Breast cancer

Breast cancer is the most common form of cancer among women in Western Europe.


Breast cancer is the most common form of cancer among women in Western Europe. A number of different genetic and hormonal factors increase the risk of falling victim to this disease. Typical symptoms include lumps in the breast or armpit. There can also be changes to the skin, the shape of the breast or the appearance of the nipple. Monthly self-examination is very important for early detection of the disease.


The first signs often only appear when the cancer is already in an advanced stage; the ideal would be to identify and treat the cancer before the following symptoms appear:

  • Lumps or hardening in the breast or armpit
    • Can’t be moved, no sharply demarcated borders
    • Usually painless and not sensitive to pressure, but can sometimes be painful
  • Change in the shape of the breast
    • Breast grows larger or thicker on one side
    • The breast as a whole is higher
    • Localised bulge or indented skin in some areas
  • Change in nipple appearance
    • Becomes sunken; irregular deformation
    • The affected breast is higher and asymmetrical to the healthy one
    • Milky, bloody or watery discharge
  • Immovable or noticeably thickened skin with enlarged pores (“orange peel skin”)
  • Breast inflammation (mastitis) unrelated to childbirth and breastfeeding
    • Red patches on the skin
    • Breast is swollen, overheated, hard, often painful

Local recurrence, but a new tumour can also grow in the other breast

Causes and treatment


  • Generally speaking, any woman can develop breast cancer
  • Risk factors increase the probability
  • Although rare, men can also get it
Risk factors
  • Family history and genetic factors (gene mutations)
  • Hormonal factors
    • No or late pregnancy, no breastfeeding
    • Early onset of menstruation, late menopause (long hormonally active period)
    • Hormonal birth control (currently or during the last five years)
    • Hormone therapy (risk-benefits analysis is needed)
    • Overweight (fat cells produce oestrogen), in particular after menopause
  • Other factors
    • Advancing age
    • High breast density
    • Smoking, drinking too much alcohol
    • High radiation exposure (x-ray, CT scan, etc.)

Further treatment by your doctor / in hospital

Possible tests
  • Physical examination and inspection of the breast
  • Physical examination of the lymph nodes
  • Ultrasound
  • Mammogram (breast x-ray)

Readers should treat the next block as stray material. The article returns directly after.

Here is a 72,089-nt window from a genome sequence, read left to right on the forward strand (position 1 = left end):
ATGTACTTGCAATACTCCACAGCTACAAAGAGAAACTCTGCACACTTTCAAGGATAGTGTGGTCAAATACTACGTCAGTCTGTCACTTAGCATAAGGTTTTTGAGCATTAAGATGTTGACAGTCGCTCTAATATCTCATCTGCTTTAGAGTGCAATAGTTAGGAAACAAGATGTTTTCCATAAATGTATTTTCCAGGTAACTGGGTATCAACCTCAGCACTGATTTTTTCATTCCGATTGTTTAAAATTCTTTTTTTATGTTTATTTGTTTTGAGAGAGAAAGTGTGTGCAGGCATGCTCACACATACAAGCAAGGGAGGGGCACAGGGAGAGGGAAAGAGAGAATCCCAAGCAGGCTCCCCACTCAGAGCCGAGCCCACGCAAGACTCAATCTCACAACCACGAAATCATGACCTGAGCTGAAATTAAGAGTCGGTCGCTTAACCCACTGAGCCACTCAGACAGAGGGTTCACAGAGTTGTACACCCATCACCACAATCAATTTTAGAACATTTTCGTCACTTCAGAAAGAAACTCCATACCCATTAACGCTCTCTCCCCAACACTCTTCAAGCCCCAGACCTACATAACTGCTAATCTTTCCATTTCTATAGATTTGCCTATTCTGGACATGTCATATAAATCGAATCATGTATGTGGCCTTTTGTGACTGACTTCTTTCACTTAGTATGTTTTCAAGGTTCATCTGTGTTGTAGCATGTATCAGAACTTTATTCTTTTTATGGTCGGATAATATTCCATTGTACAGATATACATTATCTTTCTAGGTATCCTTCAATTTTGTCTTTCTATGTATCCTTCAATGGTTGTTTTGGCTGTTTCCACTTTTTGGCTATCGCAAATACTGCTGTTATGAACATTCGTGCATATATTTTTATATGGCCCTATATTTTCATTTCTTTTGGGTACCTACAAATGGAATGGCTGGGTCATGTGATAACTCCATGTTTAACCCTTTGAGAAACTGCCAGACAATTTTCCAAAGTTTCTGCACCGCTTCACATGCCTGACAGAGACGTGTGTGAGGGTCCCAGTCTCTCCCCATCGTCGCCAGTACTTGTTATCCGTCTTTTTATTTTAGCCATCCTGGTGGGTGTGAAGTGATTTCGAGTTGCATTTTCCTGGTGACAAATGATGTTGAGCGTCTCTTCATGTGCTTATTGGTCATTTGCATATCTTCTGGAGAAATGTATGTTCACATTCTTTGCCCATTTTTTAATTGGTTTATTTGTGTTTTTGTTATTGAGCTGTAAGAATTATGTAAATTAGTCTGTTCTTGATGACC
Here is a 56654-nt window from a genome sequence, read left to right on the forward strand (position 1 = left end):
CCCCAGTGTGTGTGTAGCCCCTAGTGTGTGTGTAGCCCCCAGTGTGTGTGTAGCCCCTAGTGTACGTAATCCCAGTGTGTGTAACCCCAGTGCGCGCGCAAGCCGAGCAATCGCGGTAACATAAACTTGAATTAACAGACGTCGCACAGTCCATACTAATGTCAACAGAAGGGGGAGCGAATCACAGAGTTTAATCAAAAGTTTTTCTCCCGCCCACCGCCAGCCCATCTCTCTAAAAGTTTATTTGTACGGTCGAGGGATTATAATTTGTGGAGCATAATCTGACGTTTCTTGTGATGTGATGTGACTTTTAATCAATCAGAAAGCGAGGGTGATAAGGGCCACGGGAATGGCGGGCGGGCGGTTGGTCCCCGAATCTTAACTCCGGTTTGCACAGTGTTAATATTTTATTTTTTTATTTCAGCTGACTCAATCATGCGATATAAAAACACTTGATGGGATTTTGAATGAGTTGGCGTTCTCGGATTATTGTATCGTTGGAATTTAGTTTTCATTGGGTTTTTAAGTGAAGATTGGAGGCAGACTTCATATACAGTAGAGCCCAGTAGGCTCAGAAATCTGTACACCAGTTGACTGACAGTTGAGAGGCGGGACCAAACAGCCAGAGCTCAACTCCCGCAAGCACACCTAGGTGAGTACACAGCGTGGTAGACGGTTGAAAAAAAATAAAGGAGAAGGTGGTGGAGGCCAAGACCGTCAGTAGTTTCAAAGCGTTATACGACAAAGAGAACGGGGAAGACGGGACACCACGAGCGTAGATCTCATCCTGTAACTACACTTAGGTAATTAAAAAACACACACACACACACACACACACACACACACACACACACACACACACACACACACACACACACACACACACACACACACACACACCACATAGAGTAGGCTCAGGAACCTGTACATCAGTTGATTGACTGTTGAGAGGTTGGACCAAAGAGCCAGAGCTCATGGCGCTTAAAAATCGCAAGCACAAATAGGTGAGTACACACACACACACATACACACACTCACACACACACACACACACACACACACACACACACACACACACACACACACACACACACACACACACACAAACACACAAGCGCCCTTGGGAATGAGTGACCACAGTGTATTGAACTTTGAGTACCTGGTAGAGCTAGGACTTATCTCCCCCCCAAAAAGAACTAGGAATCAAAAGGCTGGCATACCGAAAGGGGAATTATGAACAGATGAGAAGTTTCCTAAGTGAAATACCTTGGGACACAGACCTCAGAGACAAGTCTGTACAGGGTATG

• Confirmation of diagnosis: Removal of tissue samples (breast and lymph nodes)
Possible therapies
  • Depends on the stage of the disease and the form of cancer
  • Operation
    • Breast-conserving (whenever possible), followed by compulsory radiation therapy
    • Mastectomy (complete removal of breast)
    • Removal of lymph nodes
    • Plastic reconstruction of breast
  • Radiation therapy
  • Chemotherapy, hormone therapy
  • Symptom relief

What can I do myself?

  • Self-examination of breast
    • Recommended for all women, early detection is important
    • Once a month, not more (easier to detect changes)
    • Best time: first half of menstrual cycle, ideally 8 days after period (glandular tissue is softer)
    • Instructions for self-examination

Get a personal Preventive Care Recommendation now.

When to see a doctor?

  • Positive for risk factors: regular preventive examinations
  • Every lump, every knot or skin change to the breast
  • Change in breast shape and nipple appearance
  • Lumps in the armpit, above or below the clavicle
Early detection via mammogram
  • Cantons BS, BE, FR, GE, GR, JU, NE, SG, TG, VD and VS: free of charge once every 2 years for women aged 50 and over as part of a screening programme
  • Other cantons: not a mandatory benefit under compulsory health insurance, may be covered by supplementary insurance
  • Ask the doctor whether a mammogram would be a good idea
  • Radiation exposure: the danger of diagnosing breast cancer too late is greater than the damage caused by radiation

Further information

Krebsliga Schweiz (Swiss Cancer League) (general)
Mammography screening

University Hospital of Basel
Instructions for self-examination

Selbsthilfe Schweiz (Self-Help Support Switzerland)


breast cancer, breast carcinoma

Exclusion of liability

CSS offers no guarantee for the accuracy and completeness of the information. The information published is no substitute for professional advice from a doctor or pharmacist.